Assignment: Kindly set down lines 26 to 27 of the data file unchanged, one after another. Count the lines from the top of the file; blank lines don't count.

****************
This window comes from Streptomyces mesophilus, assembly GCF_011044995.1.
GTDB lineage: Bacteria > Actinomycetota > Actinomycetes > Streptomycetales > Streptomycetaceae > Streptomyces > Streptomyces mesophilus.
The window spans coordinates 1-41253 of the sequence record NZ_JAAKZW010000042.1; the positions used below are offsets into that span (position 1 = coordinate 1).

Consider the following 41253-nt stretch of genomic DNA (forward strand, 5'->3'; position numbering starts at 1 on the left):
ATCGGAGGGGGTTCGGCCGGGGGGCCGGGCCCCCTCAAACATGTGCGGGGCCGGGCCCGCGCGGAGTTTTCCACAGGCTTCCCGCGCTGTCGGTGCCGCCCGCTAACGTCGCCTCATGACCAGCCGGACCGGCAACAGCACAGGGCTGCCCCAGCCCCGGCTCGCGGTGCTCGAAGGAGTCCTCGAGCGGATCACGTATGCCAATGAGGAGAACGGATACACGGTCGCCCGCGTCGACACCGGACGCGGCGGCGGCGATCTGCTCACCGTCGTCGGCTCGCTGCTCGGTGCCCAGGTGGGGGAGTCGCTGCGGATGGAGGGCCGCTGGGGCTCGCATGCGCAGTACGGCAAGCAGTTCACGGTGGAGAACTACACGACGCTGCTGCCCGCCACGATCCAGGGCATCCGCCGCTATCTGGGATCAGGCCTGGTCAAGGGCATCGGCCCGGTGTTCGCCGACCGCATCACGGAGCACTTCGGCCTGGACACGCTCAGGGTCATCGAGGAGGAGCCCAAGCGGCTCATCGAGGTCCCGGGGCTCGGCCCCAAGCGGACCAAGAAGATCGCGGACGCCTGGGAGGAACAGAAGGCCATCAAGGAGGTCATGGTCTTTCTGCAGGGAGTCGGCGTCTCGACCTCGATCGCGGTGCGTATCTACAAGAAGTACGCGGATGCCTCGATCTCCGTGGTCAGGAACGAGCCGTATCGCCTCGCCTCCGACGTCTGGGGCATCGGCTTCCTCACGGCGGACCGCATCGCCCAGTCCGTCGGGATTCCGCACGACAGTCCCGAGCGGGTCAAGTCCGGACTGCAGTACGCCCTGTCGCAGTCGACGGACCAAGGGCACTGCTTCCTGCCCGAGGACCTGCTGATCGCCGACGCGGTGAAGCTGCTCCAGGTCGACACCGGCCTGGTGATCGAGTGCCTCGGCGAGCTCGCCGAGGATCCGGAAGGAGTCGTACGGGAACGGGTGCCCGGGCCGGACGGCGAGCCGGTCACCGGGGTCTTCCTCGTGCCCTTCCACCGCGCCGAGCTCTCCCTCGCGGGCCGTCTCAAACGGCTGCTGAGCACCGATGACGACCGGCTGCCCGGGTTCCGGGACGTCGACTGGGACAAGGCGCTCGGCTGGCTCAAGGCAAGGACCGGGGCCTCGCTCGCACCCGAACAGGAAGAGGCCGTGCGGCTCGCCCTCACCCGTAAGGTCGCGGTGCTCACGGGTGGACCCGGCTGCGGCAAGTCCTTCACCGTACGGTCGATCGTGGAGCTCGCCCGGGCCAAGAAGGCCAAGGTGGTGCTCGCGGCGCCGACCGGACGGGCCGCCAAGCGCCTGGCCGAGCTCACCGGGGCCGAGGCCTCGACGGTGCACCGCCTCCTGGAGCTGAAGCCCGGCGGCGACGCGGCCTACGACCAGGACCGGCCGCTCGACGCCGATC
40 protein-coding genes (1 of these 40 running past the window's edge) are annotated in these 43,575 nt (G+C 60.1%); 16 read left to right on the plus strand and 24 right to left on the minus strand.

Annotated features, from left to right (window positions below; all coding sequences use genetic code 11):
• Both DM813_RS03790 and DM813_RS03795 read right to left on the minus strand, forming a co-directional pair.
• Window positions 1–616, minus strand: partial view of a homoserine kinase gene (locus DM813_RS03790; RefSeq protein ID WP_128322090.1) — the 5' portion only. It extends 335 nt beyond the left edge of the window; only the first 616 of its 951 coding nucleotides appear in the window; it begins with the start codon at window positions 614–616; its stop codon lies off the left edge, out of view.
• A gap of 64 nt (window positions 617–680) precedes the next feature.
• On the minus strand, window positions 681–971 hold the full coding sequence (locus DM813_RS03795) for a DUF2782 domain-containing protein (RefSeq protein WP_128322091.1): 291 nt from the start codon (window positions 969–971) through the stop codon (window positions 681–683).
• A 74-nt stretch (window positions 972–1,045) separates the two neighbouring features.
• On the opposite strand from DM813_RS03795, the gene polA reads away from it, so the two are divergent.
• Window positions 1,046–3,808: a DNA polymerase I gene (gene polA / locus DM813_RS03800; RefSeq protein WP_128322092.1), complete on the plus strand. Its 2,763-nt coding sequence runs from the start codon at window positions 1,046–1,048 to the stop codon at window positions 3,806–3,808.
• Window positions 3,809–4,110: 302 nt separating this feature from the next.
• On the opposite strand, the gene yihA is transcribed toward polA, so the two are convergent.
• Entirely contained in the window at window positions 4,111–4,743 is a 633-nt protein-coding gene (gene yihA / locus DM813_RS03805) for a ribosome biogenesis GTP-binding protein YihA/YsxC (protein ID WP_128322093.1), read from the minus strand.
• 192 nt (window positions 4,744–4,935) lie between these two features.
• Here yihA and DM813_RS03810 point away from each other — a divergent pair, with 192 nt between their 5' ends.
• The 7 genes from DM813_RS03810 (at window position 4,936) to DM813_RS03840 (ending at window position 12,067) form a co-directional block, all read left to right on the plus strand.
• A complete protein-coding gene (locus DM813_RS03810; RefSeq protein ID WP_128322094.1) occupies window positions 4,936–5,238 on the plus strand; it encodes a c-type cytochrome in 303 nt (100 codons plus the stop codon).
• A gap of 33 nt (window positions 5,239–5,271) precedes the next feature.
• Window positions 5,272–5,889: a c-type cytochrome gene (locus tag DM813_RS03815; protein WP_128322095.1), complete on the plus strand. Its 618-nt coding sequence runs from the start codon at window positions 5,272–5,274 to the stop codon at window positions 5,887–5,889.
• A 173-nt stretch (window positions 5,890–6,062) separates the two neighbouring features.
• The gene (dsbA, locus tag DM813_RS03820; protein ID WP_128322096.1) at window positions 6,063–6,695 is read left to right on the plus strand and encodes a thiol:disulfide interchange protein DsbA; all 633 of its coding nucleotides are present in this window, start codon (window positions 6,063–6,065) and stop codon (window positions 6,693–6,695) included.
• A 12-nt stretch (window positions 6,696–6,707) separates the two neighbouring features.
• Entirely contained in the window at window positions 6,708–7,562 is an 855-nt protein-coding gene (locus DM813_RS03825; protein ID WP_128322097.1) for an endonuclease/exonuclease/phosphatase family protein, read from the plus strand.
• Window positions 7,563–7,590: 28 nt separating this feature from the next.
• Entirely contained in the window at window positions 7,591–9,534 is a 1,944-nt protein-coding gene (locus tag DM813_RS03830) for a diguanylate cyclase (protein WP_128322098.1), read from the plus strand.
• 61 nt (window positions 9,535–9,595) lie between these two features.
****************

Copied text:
• A 12-nt stretch (window positions 6,696–6,707) separates the two neighbouring features.
• Entirely contained in the window at window positions 6,708–7,562 is an 855-nt protein-coding gene (locus DM813_RS03825; protein ID WP_128322097.1) for an endonuclease/exonuclease/phosphatase family protein, read from the plus strand.